But the ACA has also been an excuse for insurance companies to increase premiums exponentially. And with high deductible plans the norm, many average Americans take a wait-and-see approach to any problems that do occur, even among the insured, potentially making a small problem something much worse by the time it gets addressed. How sad that the financial burden of medical care keeps us from seeking help.
Cheap calories equals full bellies
No one will dispute the fact that diet contributes to your health. You could even go a step further and say it’s your health’s foundation. But when your nearest grocery store is a Walmart several miles away, and your only transportation is the bus, how do you buy healthy food?
Food deserts are more common in America than you might think, and are a real barrier to living a healthy life. And even if you make it to the store, subsidized food sources like snack foods are much cheaper than whole foods. And if you can’t make it to the store, the neighborhood fast food joint with a dollar menu will suffice.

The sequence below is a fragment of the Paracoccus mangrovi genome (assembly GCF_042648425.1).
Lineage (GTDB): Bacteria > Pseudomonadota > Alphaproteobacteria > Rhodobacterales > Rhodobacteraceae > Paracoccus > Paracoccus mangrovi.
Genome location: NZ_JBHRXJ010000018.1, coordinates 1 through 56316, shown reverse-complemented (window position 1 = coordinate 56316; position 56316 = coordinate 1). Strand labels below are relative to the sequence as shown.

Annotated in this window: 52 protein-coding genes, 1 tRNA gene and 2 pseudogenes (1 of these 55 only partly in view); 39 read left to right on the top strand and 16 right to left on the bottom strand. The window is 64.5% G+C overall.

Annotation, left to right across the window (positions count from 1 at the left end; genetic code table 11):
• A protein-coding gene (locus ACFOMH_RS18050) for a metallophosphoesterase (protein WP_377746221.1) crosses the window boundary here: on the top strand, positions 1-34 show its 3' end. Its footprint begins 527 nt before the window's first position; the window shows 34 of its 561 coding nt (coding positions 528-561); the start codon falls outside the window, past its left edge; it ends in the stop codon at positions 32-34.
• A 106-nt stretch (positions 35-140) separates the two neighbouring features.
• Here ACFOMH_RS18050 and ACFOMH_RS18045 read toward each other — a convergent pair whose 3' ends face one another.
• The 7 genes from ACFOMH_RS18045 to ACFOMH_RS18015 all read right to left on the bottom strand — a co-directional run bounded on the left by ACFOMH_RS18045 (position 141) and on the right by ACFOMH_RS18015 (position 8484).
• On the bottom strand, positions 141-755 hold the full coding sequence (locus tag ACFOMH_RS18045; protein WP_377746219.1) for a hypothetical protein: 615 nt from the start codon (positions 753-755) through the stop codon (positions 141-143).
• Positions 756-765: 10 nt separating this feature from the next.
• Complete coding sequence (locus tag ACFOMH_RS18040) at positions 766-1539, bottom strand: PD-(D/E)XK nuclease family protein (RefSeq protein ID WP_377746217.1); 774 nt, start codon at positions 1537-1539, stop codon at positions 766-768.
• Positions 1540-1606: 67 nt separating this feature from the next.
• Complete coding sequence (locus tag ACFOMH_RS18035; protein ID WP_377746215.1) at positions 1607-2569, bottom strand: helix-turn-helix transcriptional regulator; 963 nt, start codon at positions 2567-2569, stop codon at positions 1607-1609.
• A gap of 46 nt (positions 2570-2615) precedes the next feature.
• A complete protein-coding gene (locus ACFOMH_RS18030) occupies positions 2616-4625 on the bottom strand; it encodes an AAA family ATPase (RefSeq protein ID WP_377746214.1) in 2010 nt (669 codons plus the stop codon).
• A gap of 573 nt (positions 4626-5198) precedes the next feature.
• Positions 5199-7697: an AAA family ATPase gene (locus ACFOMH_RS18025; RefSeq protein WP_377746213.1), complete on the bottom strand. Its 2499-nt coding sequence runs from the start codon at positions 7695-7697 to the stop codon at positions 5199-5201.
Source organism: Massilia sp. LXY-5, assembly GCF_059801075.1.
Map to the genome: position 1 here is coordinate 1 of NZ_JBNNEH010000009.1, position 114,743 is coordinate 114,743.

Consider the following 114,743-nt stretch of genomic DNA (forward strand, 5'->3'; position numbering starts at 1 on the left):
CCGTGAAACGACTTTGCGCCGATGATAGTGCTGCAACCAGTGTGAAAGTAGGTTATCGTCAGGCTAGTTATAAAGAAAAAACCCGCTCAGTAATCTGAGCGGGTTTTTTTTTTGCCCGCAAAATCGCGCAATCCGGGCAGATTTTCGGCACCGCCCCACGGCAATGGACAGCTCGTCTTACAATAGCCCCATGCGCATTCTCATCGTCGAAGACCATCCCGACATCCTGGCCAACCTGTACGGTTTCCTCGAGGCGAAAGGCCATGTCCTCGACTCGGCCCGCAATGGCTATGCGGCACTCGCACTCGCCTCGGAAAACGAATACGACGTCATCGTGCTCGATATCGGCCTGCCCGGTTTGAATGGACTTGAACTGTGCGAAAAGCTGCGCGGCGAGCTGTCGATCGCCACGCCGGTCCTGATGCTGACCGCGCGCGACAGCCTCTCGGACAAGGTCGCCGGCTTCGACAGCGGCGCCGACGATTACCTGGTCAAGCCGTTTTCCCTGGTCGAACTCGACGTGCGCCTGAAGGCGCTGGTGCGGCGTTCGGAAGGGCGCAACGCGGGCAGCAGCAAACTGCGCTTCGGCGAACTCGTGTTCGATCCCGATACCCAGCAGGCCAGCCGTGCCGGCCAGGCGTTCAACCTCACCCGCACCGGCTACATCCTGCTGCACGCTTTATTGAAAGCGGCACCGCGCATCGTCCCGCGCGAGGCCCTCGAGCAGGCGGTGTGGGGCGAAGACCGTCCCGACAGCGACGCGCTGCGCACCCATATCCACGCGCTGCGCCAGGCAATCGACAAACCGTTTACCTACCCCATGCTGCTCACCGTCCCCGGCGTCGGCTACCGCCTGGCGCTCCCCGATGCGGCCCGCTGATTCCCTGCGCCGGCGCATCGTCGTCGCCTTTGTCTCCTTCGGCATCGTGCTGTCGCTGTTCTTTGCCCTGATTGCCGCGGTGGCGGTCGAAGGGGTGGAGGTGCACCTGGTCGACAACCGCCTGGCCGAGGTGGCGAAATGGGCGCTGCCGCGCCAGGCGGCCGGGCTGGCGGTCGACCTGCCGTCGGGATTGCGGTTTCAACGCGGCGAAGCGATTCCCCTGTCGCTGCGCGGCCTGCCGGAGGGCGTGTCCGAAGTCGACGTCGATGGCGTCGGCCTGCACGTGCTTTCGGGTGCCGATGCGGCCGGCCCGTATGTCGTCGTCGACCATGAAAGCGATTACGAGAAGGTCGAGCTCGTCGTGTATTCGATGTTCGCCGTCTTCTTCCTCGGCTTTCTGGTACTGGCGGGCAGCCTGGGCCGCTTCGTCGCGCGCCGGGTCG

Poor diets, although filling, can lead to a multitude of issues. Obesity, diabetes, high blood pressure, and high cholesterol can all be symptoms of less-than-ideal food choices. But if you look at the circumstances, these aren’t entirely choices. They are strategies for survival forced by the system in which we live.
The traps of being poor
As a physical therapist, I often encourage my patients to get more active. The simplest form of exercise is simply taking to the streets to go for a walk. But if you look outside the door of many of the homes of my patients, their streets aren’t safe at all. Some neighborhoods don’t even have sidewalks.